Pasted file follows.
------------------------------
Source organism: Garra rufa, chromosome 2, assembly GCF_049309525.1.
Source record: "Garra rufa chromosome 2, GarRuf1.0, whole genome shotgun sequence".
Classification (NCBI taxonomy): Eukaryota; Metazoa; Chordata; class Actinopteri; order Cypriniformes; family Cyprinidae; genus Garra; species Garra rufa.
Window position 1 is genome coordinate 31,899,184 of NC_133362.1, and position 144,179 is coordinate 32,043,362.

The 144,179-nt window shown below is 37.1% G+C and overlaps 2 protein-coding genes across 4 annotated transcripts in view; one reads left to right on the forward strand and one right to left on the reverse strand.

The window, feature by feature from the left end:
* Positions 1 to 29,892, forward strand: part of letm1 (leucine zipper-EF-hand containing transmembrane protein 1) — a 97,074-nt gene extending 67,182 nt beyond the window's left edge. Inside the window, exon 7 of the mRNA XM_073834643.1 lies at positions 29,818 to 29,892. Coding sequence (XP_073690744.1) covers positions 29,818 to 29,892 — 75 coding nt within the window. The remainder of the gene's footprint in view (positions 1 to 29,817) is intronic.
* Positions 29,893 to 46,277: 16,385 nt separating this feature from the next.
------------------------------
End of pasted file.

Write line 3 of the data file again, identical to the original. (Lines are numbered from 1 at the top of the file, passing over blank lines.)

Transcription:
Classification (NCBI taxonomy): Eukaryota; Metazoa; Chordata; class Actinopteri; order Cypriniformes; family Cyprinidae; genus Garra; species Garra rufa.